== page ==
Young Guns 17: Max Löffler

By Brett McKenzie on Nov 04, 2019

Shining a light on the amazing class of Young Guns 17

What happens when you take a jury of 60+ respected creatives, more than 500 entries from all over the globe, and mix them all together for two months of serious consideration, debate and decision-making? Eventually you get the winners of Young Guns 17! This year, The One Club for Creativity is honoring a creatively diverse class of 28 winners, including animators, designers, photographers, illustrators, film directors and editors, all of whom came out of this process as true champions of their craft.

Ahead of the Young Guns 17 Ceremony + Party taking place on November 20, we are featuring the various superstars who will be taking the stage that evening.

Max Löffler


Aschaffenburg, Germany


Aschaffenburg, Germany



First of all, congratulations! Now how did you first discover Young Guns? 

I first stumbled upon Young Guns a few years back during my studies. I actually didn't think about entering myself but I kept track of the winners each year. What got my attention right from the start was the impact and gravitas of being named a Young Guns winner, as well as the chance of joining the ranks of some of the most influential and inspiring creative people out there.

So you finally decided to give it a try this year. What influenced your decision to enter?

Last year, a fellow illustrator from Germany, Max Guther, was a Young Guns 16 winner, and I thought why not try my own luck and enter this year. I'm also turning 30 this November, so it was a now-or-never kind of thing, knowing that next year would have been my very last chance.

Which of the projects that you entered is your personal favorite and why?

It's hard to decide, as each project was very special on its own. But if I had to pick one, it would be the Mental Health illustration package for GQ, as it was my first big commission, and it felt like it really got the ball rolling for me in the editorial world. Also, working with Design Director Keir Novesky was so easy-going and supportive, plus the topic was and is very dear to me. All in all, a perfect collaboration.

Where were you when you first learned that you won YG17?

When I read the mail I was on a surf trip in southwest France, playing ping-pong and having a beer with friends at sunset. As unreal as winning Young Guns would feel in any situation, getting the news under those conditions made a great night truly stellar.

How would you describe your creative style?

I'm always having a hard time describing my style, as I consider it a life-long process, not a very tangible thing. So for the moment, I can certainly say that I enjoy rendering weird jumbles of things and body shapes in a rather realistic way, adding meaning and room for inference by wrapping it all in a dense atmosphere of a surreal and melancholic parallel universe.

What is your favorite tool when it comes to making what you do, something you’d feel naked without? 

As the larger body of my work features a lot of grain, which is all done in Adobe Photoshop, drawn with a Wacom Intuos, I'd feel naked without the brush features of the aforementioned program. Shading is just super intuitive and easy-going and even more so with brush presets by such suppliers as True Grit, which I use myself from time to time.

What do you do when you hit a creative wall, when you are stuck for ideas and solutions?

I haven't found "the" way around a creative wall yet. I'm actually feeling like I've been hitting a very large one these past few weeks, and the only thing that I feel will get me back on track in the long run is a mix of going off the grid and doing personal stuff in a sabbatical month early next year.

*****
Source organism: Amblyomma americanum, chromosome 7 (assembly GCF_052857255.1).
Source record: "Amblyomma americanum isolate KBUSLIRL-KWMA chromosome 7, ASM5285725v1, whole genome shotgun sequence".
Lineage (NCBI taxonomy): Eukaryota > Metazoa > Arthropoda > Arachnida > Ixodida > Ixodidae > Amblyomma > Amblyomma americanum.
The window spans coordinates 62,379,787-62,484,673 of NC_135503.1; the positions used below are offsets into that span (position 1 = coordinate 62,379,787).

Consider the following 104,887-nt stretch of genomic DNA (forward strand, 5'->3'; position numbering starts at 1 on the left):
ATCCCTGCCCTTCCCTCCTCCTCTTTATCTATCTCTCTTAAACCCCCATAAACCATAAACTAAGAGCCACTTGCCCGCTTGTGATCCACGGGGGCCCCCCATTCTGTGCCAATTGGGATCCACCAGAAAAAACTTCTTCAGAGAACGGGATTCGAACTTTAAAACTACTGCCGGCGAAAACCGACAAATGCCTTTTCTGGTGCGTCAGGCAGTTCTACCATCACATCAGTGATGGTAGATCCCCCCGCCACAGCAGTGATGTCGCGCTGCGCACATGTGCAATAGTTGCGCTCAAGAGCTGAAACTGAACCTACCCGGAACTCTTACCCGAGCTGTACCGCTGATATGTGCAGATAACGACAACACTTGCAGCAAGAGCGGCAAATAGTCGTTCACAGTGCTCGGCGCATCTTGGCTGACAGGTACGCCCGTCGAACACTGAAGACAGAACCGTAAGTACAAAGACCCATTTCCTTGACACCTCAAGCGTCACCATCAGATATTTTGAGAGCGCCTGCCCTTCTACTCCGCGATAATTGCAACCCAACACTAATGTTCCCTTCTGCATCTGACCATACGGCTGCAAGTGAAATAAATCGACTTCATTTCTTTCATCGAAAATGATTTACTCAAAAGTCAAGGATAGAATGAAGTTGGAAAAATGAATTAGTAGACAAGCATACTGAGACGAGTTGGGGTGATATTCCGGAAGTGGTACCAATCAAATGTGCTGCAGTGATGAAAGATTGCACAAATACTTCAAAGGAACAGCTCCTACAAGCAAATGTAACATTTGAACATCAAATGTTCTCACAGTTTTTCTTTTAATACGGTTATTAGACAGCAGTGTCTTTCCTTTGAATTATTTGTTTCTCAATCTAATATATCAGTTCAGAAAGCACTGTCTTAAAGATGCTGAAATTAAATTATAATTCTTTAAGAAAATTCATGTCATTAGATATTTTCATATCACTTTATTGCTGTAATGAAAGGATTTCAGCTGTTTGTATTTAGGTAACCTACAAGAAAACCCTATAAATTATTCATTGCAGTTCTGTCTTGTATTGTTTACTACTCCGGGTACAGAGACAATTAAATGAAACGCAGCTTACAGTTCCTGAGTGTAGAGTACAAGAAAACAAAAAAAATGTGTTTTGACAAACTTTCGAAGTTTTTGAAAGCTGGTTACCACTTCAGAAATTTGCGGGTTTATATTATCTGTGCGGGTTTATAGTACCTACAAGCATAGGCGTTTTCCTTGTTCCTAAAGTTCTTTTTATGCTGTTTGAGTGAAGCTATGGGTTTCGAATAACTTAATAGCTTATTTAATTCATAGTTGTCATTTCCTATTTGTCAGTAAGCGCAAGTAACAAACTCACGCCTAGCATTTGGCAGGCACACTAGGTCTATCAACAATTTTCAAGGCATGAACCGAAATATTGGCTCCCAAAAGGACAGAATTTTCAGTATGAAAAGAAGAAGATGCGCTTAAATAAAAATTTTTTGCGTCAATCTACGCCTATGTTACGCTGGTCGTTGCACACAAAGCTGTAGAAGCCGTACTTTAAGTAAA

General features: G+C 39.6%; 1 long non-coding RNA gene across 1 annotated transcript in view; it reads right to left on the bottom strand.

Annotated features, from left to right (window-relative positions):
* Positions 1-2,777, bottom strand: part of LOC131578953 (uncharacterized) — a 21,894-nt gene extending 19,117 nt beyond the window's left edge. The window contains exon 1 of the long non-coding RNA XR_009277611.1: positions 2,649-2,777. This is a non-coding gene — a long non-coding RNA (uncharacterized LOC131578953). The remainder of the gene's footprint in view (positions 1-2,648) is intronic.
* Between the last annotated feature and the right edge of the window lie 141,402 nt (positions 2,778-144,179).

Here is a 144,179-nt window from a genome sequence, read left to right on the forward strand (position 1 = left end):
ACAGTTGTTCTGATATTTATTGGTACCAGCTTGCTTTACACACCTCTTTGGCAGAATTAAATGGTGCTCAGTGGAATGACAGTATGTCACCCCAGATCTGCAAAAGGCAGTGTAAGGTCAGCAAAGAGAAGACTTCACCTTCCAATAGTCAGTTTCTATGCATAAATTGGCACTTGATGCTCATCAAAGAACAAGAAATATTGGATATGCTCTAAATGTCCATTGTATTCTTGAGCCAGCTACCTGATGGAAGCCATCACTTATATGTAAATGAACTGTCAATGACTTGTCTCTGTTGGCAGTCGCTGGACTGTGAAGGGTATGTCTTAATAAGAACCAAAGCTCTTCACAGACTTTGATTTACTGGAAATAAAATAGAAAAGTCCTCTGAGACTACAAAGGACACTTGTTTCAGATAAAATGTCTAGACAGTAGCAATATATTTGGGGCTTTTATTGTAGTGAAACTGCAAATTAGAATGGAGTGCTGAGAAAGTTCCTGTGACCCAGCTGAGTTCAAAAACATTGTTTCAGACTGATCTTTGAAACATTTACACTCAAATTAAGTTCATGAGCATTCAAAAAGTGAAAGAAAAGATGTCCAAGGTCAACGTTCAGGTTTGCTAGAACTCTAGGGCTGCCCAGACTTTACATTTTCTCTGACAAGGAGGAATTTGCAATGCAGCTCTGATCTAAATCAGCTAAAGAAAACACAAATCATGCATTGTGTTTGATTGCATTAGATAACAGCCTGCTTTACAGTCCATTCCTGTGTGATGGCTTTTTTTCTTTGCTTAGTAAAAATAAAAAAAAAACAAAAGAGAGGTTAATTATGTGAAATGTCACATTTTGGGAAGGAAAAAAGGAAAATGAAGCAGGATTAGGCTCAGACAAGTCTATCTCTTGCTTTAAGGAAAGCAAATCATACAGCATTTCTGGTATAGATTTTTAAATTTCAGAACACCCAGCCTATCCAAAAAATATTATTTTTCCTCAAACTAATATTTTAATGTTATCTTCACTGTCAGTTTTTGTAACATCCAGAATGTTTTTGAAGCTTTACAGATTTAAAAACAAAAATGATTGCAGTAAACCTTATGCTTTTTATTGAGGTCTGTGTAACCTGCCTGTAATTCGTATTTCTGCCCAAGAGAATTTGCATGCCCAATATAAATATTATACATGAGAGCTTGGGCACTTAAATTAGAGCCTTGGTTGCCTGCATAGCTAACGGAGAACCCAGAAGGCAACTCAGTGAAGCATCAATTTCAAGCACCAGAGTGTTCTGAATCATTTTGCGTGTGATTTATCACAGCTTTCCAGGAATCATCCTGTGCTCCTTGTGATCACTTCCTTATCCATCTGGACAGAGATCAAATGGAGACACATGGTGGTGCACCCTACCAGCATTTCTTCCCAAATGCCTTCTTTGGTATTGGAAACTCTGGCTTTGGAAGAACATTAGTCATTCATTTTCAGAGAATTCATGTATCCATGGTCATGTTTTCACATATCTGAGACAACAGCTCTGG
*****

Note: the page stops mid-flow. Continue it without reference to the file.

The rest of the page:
Who are some of the biggest influences on your work and career? 

Of course, there are the masters of their trade such as Eyvind Earle, Moebius and Milton Glaser, but I'm also influenced by classic surrealists like Dali, Magritte and Escher.

With my mother handing me over pencils at an early age, and my father being an artist as well, showing me how to draw, I wouldn't able to do what I do now without them. My girlfriend is also a cornerstone when it comes to supporting me creatively and organizationally, as well as showing me a way through the choppy seas. 

Now that you’re in the Young Guns family, are there any past winners that you look up to and admire?

I certainly have to mention Stefan Sagmeister (YG1) and Christoph Niemann (YG2), who made me aware of a thoughtful and witty approach to design and illustration, both in their own matchless ways of looking at things or in (work)life in general.

Name a creative dream that you have yet to fulfill.

I would love to do extensive album artworks or merch for some of my favorite bands including The National, Pearl Jam, Slowdive, The Black Keys, Ceremony, True Widow, and so on...

Any final thoughts for the Young Guns community?

Thanks to the jury and... hell yeah!


"I was immediately drawn to Max's style. I can see inspiration from movements like Surrealism and Dadaism, yet he adds his own modern, unique twist to it. The result is quite refreshing, going outside what is popular at this specific moment. His work is very thorough, beautifully detailed, I love his use of color, and really happy to see his name on the winner's list. Very well-deserved!"

Tamar Levine
Filmmaker & Photographer
Young Guns 9 Winner

"Within a surrealist atmosphere, Max Löffler performs disciplined theatrics of shape and texture. A consistent combination of light and dark, coupled with a command of line-less shade, define his singular images. One will find oneself looking for what isn't there, curious to see what lives inside the shadows."

Robert Festino
Creative Director
Variety Magazine

The Young Guns 17 Ceremony & Party takes place on Thursday, November 20 in New York City. 




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